Source: GFK, Credit Suisse research Source: UN

Figure 73: % of customers older than 60 years by brand in Germany


% of vehicle park, 2008

40%

35%

30%

25%

20%

15%

10%
VW

BMW
Audi
Toyota

Renault

Peugeot

Fiat
Mercedes

Opel

Ford

Citroen

Porsche

Source: KBA, Credit Suisse research

The trend of an ageing population triggers changes in disposable income. People from all
income classes are getting older, which will likely lead to a decreasing average wealth of
the population above 60 years. This wealth effect should additionally enforce the shift
towards smaller, less expensive cars.

Automotive 44
15 September 2010

Replacement demand: Drive less – replace less


There is a direct correlation between replacement demand (vehicle age) and average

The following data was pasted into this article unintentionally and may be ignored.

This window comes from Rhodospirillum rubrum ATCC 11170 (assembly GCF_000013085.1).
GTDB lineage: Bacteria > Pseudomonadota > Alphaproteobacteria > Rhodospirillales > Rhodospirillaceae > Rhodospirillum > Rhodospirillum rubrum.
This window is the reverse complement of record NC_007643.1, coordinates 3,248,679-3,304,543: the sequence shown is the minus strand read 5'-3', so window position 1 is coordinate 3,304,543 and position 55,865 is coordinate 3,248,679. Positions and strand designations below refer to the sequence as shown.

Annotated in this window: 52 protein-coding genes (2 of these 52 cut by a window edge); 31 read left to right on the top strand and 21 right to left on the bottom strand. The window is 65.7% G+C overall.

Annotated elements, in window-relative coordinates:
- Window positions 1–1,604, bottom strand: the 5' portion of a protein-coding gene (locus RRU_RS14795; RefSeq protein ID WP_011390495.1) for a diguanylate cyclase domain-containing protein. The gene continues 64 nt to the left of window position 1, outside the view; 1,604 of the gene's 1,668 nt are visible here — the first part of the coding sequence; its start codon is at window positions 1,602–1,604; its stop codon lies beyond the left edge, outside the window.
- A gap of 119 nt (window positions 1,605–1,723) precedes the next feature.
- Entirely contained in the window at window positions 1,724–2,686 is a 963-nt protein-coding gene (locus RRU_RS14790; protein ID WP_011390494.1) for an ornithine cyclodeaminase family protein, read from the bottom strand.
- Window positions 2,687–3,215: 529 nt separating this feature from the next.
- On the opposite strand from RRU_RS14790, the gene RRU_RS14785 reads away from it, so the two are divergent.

kilometres driven by car owners: the more people drive, the quicker the cars need to be
replaced. Based on the fact that older people tend to spend less time in their car
(which arguably could change over time) and generally drive fewer km/year (for instance
fewer people commuting to work), average km driven/year decline. This has a negative
impact on replacement demand and increases the average age of the vehicle parc
structurally.
European markets generally experience no structural growth – demand is driven by
scrappage of used cars, i.e. replacement of old vehicles. Figure 75 shows that vehicle
density (cars/1000 population) in traditional markets has increased since the 1970s but
has largely stagnated since the start of the 20th century. In our view, it is reasonable to
assume very little growth of vehicle density in any non-emerging market (if not negative,
as recently seen in the US).
Leaving other factors such as regulation aside, replacement demand (X) is a function of
average miles driven per year (J) over lifetime mileage (S) multiplied by the vehicle park
(B).
X = J/S * B